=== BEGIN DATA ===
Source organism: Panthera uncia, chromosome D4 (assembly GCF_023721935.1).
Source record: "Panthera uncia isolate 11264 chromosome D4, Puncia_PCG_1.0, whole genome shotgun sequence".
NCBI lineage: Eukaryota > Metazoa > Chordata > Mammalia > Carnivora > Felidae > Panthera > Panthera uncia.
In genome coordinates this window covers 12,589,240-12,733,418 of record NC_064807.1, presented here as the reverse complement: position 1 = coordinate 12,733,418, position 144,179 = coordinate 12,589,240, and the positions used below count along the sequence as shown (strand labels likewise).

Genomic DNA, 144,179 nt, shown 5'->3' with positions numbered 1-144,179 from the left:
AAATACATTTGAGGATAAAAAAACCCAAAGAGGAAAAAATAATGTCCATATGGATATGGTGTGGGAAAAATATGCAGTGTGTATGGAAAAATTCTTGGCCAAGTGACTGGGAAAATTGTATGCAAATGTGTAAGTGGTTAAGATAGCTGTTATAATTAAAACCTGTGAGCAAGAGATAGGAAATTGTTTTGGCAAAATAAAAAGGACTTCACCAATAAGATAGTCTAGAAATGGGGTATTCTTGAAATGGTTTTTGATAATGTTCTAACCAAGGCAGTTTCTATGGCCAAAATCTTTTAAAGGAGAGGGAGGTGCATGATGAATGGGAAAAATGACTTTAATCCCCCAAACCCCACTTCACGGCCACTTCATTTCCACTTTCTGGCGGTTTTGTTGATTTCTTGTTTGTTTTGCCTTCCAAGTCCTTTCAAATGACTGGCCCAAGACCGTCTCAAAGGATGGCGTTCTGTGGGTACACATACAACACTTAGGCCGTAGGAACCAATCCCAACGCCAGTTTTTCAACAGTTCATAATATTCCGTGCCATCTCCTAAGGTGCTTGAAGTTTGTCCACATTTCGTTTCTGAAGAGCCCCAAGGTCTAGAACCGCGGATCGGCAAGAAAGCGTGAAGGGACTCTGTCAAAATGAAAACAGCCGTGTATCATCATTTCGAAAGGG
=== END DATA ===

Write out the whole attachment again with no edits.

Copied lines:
Source organism: Panthera uncia, chromosome D4 (assembly GCF_023721935.1).
Source record: "Panthera uncia isolate 11264 chromosome D4, Puncia_PCG_1.0, whole genome shotgun sequence".
NCBI lineage: Eukaryota > Metazoa > Chordata > Mammalia > Carnivora > Felidae > Panthera > Panthera uncia.
In genome coordinates this window covers 12,589,240-12,733,418 of record NC_064807.1, presented here as the reverse complement: position 1 = coordinate 12,733,418, position 144,179 = coordinate 12,589,240, and the positions used below count along the sequence as shown (strand labels likewise).

Genomic DNA, 144,179 nt, shown 5'->3' with positions numbered 1-144,179 from the left:
AAATACATTTGAGGATAAAAAAACCCAAAGAGGAAAAAATAATGTCCATATGGATATGGTGTGGGAAAAATATGCAGTGTGTATGGAAAAATTCTTGGCCAAGTGACTGGGAAAATTGTATGCAAATGTGTAAGTGGTTAAGATAGCTGTTATAATTAAAACCTGTGAGCAAGAGATAGGAAATTGTTTTGGCAAAATAAAAAGGACTTCACCAATAAGATAGTCTAGAAATGGGGTATTCTTGAAATGGTTTTTGATAATGTTCTAACCAAGGCAGTTTCTATGGCCAAAATCTTTTAAAGGAGAGGGAGGTGCATGATGAATGGGAAAAATGACTTTAATCCCCCAAACCCCACTTCACGGCCACTTCATTTCCACTTTCTGGCGGTTTTGTTGATTTCTTGTTTGTTTTGCCTTCCAAGTCCTTTCAAATGACTGGCCCAAGACCGTCTCAAAGGATGGCGTTCTGTGGGTACACATACAACACTTAGGCCGTAGGAACCAATCCCAACGCCAGTTTTTCAACAGTTCATAATATTCCGTGCCATCTCCTAAGGTGCTTGAAGTTTGTCCACATTTCGTTTCTGAAGAGCCCCAAGGTCTAGAACCGCGGATCGGCAAGAAAGCGTGAAGGGACTCTGTCAAAATGAAAACAGCCGTGTATCATCATTTCGAAAGGG